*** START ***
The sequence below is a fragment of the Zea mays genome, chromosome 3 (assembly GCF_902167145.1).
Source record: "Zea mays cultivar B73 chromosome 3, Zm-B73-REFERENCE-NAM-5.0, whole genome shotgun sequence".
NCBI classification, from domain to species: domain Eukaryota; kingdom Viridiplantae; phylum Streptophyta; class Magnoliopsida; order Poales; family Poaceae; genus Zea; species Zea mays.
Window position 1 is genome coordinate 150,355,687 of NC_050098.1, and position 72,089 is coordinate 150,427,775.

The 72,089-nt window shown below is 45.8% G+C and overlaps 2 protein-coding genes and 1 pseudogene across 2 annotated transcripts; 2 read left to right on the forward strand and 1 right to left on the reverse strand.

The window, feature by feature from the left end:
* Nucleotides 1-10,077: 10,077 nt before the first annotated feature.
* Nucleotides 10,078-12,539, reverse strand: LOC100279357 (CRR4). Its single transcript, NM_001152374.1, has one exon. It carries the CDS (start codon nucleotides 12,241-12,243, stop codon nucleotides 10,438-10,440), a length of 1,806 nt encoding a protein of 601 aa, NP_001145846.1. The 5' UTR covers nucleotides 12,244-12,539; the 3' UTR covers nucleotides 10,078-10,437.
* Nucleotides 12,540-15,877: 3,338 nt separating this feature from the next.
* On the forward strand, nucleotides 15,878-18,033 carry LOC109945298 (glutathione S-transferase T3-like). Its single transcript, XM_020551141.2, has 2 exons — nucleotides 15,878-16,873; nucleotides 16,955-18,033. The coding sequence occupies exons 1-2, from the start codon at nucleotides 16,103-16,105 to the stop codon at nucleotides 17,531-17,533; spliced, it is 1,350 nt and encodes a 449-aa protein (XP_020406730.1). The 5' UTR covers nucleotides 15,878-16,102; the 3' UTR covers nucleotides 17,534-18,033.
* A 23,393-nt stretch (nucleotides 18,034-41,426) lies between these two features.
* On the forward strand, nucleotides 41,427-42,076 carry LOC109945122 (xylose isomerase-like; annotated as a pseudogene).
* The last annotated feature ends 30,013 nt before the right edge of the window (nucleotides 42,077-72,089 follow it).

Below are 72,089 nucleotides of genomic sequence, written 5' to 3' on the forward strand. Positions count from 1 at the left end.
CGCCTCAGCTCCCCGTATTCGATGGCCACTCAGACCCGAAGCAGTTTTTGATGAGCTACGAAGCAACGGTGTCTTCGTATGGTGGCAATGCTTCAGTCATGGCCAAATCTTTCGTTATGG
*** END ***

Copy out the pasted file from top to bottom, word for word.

The sequence below is a fragment of the Zea mays genome, chromosome 3 (assembly GCF_902167145.1).
Source record: "Zea mays cultivar B73 chromosome 3, Zm-B73-REFERENCE-NAM-5.0, whole genome shotgun sequence".
NCBI classification, from domain to species: domain Eukaryota; kingdom Viridiplantae; phylum Streptophyta; class Magnoliopsida; order Poales; family Poaceae; genus Zea; species Zea mays.
Window position 1 is genome coordinate 150,355,687 of NC_050098.1, and position 72,089 is coordinate 150,427,775.

The 72,089-nt window shown below is 45.8% G+C and overlaps 2 protein-coding genes and 1 pseudogene across 2 annotated transcripts; 2 read left to right on the forward strand and 1 right to left on the reverse strand.

The window, feature by feature from the left end:
* Nucleotides 1-10,077: 10,077 nt before the first annotated feature.
* Nucleotides 10,078-12,539, reverse strand: LOC100279357 (CRR4). Its single transcript, NM_001152374.1, has one exon. It carries the CDS (start codon nucleotides 12,241-12,243, stop codon nucleotides 10,438-10,440), a length of 1,806 nt encoding a protein of 601 aa, NP_001145846.1. The 5' UTR covers nucleotides 12,244-12,539; the 3' UTR covers nucleotides 10,078-10,437.
* Nucleotides 12,540-15,877: 3,338 nt separating this feature from the next.
* On the forward strand, nucleotides 15,878-18,033 carry LOC109945298 (glutathione S-transferase T3-like). Its single transcript, XM_020551141.2, has 2 exons — nucleotides 15,878-16,873; nucleotides 16,955-18,033. The coding sequence occupies exons 1-2, from the start codon at nucleotides 16,103-16,105 to the stop codon at nucleotides 17,531-17,533; spliced, it is 1,350 nt and encodes a 449-aa protein (XP_020406730.1). The 5' UTR covers nucleotides 15,878-16,102; the 3' UTR covers nucleotides 17,534-18,033.
* A 23,393-nt stretch (nucleotides 18,034-41,426) lies between these two features.
* On the forward strand, nucleotides 41,427-42,076 carry LOC109945122 (xylose isomerase-like; annotated as a pseudogene).
* The last annotated feature ends 30,013 nt before the right edge of the window (nucleotides 42,077-72,089 follow it).

Below are 72,089 nucleotides of genomic sequence, written 5' to 3' on the forward strand. Positions count from 1 at the left end.
CGCCTCAGCTCCCCGTATTCGATGGCCACTCAGACCCGAAGCAGTTTTTGATGAGCTACGAAGCAACGGTGTCTTCGTATGGTGGCAATGCTTCAGTCATGGCCAAATCTTTCGTTATGG